Article as published in Chess Today

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Article 2 January 2004

Computers and Correspondence Chess
by FM Alex Dunne

I

n the 1920's Capablanca and Lasker and others decried the death of chess by draw. The game, they declared, was about played out. Between evenly matched opponents, a draw was the inevitable conclusion. They were wrong. Eighty years later the obituary of correspondence chess is being hawked. Nigel Short, reviewing the excellent USSR Correspondence Chess Championships book Red Letters, informs us, 'n this day and age, alas, correspondence chess is destined for extinction.' Computers, the doomsayers tell us, have done that form of chess in. This report is an attempt to check the alleged corpse for signs of life. The first signs seem fatal enough. Postal play in the United States has decreased as the cost of a post card has gone up. That statistic seems unarguable, but misleading. At one of the last chess camps I worked at there were 110 students – and all but one, a 45-year-old, had email addresses. If you can't fight 'em, use 'em. The dominant form of correspondence today is email. And, superficially, it's 'free'. But are the computers still lurking out in the silicon. Of course. Many veterans of postage warfare have retired, unwilling to fight against players using our 'iron friends', as Kasparov has referred to the computers. John Knudsen has remarked, 'You'll know there is a problem of computers and cc when everyone is rated 2450.'But that remark contains an important truth. Players who are using a computer soon see their ratings soar to the master level. This protects everyone under master rating, for what kind of a pervert using a computer would deliberately keep his rating in the 1500 range so he could beat average players? No, the computer users will have hefty ratings. Ninety-five per cent plus of correspondence players don't have to fear the iron monsters. The masters and especially the older ones still fear the beast. Hans Berliner, Fifth World Correspondence Chess Champion, wrote recently, 'I have sort of independently come to the conclusion that CC is about played out. Anyone who loses a game with [White] clearly does not know much about chess, how to use databases, or does not have a state of the art computer.... Contrary to deploring this state of affairs, I find it most interesting as I believe we are very near understanding chess in its nakedest form, the complete truth.... As an engine for world class competition, I believe CC is about played out.' I may be wrong, but I don' believe computers can play like Tenth World Champion Vytas Palciauskas in the following recent correspondence game against Hans Berliner. Let the reader decide for himself.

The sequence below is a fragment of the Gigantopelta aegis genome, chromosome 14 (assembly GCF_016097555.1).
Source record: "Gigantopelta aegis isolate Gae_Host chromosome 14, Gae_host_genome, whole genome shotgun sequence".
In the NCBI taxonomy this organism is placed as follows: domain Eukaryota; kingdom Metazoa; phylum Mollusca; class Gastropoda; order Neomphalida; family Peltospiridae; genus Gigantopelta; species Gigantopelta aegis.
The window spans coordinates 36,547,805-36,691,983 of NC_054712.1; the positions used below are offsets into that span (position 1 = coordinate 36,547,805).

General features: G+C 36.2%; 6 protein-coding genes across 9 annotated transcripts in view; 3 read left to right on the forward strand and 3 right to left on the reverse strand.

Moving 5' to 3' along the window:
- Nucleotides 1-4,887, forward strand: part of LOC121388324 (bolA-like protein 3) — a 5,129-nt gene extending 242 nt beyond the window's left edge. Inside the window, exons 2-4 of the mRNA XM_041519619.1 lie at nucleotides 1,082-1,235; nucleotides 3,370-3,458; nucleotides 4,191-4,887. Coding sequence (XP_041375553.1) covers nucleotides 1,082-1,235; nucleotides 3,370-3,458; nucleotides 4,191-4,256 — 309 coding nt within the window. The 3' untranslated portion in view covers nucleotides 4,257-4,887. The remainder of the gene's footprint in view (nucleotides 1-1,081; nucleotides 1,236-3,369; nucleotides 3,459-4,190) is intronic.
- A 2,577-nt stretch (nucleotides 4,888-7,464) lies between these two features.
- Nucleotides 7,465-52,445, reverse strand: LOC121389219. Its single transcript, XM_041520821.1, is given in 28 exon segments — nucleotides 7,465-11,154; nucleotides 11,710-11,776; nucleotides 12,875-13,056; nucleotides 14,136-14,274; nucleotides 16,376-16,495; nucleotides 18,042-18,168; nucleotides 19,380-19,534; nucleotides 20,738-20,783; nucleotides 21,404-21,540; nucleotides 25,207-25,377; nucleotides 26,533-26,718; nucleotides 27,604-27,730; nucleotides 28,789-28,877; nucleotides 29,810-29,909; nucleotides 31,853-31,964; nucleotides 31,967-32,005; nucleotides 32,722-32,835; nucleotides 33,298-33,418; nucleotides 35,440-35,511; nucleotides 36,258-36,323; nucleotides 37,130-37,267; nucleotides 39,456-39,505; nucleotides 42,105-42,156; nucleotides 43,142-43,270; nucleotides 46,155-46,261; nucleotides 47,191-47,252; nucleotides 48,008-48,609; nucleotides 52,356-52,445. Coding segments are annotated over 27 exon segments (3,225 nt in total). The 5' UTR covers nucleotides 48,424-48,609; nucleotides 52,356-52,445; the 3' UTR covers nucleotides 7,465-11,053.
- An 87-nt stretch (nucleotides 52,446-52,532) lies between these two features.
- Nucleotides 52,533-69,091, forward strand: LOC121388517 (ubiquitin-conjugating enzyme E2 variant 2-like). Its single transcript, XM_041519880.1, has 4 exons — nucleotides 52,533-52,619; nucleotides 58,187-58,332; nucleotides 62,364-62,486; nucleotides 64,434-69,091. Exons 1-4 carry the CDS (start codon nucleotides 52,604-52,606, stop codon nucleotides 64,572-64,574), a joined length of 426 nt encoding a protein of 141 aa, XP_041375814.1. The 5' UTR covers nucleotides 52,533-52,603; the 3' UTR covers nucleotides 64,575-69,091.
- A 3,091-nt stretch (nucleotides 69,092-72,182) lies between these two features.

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V. Palciauskas (2558) H. Berliner (2751)

Ruy Lopez, C80
ICCF 50 WCJT, 2003 Notes based on those of Hiarcs8 1.e4 e5 2.¤f3 ¤c6 3.¥b5 a6 4.¥a4 ¤f6 5.0–0 ¤xe4 6.d4 exd4 7.¦e1 d5 (D)

XIIIIIIIIY 8r+lwqkvl-tr0 7+pzp-+pzpp0 6p+n+-+-+0 5+-+p+-+-0 4L+-zpn+-+0 3+-+-+N+-0 2PzPP+-zPPzP0 1tRNvLQtR-mK-0 xabcdefghy
8.¥g5 Hiarcs gives 8.¤xd4 ¥d6 9.¤xc6 ¥xh2+ 10.¢f1=, missing 10.¢h1². 8...£d6 Hiarcs suggests 8...f6 9.¤xd4 ¥c5 10.¤xc6 ¥xf2+ 11.¢f1 as equal, but O'KellyHasenfus, Correspondence 1938, has shown this position to be strongly in White's favor. 9.c4 dxc3 10.¤xc3 Hiarcs: White is better. 10...¥e6 11.¤xe4 dxe4 12.¤d4 £d5 13.¤xe6 fxe6 14.£h5+ (D)

XIIIIIIIIY 8r+-+kvl-tr0 7+pzp-+-zpp0 6p+n+p+-+0 5+-+q+-vLQ0 4L+-+p+-+0 3+-+-+-+-0 2PzP-+-zPPzP0 1tR-+-tR-mK-0 xabcdefghy
Hiarcs: White is better. 14...g6 15.£h4 ¥c5 16.¦ad1 £f5 17.g4 ¥xf2+ 18.£xf2 £xg5 19.¦xe4 £e7 20.£f3 ¦d8 (D)

XIIIIIIIIY 8-+-trk+-tr0 7+pzp-wq-+p0 6p+n+p+p+0 5+-+-+-+-0 4L+-+R+P+0 3+-+-+Q+-0 2PzP-+-+-zP0 1+-+R+-mK-0 xabcdefghy
Computers and Correspondence Chess - by FM Alex Dunne First published in Chess Today http://www.chesstoday.net/
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21.¦xd8+ Hiarcs: 21.¥xc6+ bxc6 22.¦xd8+ £xd8 23.¦xe6+ ¢d7 24.£xc6+ ¢c8 25.£xa6+ ¢b8 26.£b5+ White is winning. 21...£xd8? Hiarcs: 21...¢xd8 22.£c3 ¦f8 23.¥xc6 £f7 24.£d3+ ¢c8 25.¥xb7+ ¢xb7 26.¦b4+ ¢a7 27.£e3+ ¢a8 28.£e4+ c6 29.£xc6+ ¢a7 30.£b6+ ¢a8 31.£xa6+ £a7+ 32.¦b6 £xa6 33.¦xa6+ ¢b7 34.¦xe6 ¦a8 35.¦e7+ ¢c6 36.¦xh7 and White wins. 22.¥xc6+ bxc6 23.¦xe6+ ¢d7 24.£xc6+ ¢c8 25.£xa6+ ¢b8 26.¦e4 £d1+ 27.£f1 ¦d8 28.£xd1 ¦xd1+ 29.¢f2 g5 (D)

XIIIIIIIIY 8-mk-+-+-+0 7+-zp-+-+p0 6-+-+-+-+0 5+-+-+-zp-0 4-+-+R+P+0 3+-+-+-+-0 2PzP-+-mK-zP0 1+-+r+-+-0 xabcdefghy
30.¦b4+ ¢a7 31.¦b3 c5 32.h3 c4 33.¦a3+ ¢b6 34.¢e3 ¦b1 35.¢d4 ¦xb2 36.¢xc4 ¦d2 37.¦b3+ ¢c6 38.a3 ¦d1 39.¦f3 ¦d6 40.a4 ¢b6 41.¦f5 (D)

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41...¦h6? Hiarcs: White wins. 41...h6!? 42.¦xg5 ¦xh3 43.¦b5+ ¢a6 44.¦h5 ¦g3 45.g5 ¦g1 46.¢d5 ¦d1+ 47.¢e6

(D)

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1–0 And one further note about chess being played out. The winner of the tournament that the above game came from was Mikhail Umansky. His opponents were the eight living world correspondence champions. His final result of 7-1, +3 =1 with